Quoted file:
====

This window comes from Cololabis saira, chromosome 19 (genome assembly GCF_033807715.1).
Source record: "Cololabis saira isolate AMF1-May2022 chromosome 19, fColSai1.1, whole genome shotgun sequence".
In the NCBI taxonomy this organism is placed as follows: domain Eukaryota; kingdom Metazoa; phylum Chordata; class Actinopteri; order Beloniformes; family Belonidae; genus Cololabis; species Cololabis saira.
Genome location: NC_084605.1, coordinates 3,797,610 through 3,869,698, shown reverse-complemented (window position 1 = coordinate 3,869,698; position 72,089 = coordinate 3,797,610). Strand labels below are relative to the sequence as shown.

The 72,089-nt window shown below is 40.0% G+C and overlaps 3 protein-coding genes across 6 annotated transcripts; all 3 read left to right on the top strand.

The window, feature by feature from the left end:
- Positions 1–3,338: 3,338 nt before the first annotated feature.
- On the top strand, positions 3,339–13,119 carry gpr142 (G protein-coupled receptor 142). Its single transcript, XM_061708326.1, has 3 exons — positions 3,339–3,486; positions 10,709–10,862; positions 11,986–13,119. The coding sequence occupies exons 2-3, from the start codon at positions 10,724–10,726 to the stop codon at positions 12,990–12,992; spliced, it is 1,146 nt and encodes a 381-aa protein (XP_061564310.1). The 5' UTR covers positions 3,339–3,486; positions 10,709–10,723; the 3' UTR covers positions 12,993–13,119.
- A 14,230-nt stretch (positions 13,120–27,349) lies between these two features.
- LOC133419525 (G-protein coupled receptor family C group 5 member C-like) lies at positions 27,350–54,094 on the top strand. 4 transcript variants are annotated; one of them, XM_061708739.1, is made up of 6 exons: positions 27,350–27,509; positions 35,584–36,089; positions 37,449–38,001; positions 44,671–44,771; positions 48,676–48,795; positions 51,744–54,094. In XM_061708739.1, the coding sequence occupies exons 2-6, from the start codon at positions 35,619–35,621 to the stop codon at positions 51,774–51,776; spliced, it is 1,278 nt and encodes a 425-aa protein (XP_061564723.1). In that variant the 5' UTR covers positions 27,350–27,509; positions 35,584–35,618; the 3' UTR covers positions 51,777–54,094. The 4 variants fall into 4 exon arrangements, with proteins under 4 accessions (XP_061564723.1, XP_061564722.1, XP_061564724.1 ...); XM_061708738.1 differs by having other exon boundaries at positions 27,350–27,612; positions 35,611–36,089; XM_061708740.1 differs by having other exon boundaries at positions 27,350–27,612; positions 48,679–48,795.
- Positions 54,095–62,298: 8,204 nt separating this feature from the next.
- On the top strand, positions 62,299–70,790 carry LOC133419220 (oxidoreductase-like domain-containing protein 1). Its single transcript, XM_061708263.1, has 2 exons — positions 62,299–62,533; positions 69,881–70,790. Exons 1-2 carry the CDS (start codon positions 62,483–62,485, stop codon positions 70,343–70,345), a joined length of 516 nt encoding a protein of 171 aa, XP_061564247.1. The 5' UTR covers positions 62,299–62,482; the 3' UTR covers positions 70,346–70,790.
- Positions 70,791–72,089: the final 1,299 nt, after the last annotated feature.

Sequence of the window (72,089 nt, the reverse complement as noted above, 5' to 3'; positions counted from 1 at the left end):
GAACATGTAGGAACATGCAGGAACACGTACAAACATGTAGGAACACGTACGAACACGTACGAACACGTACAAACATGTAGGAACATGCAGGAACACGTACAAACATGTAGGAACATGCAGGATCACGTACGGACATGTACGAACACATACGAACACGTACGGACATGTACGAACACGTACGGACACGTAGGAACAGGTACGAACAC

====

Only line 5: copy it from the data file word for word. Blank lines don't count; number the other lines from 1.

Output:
The 72,089-nt window shown below is 40.0% G+C and overlaps 3 protein-coding genes across 6 annotated transcripts; all 3 read left to right on the top strand.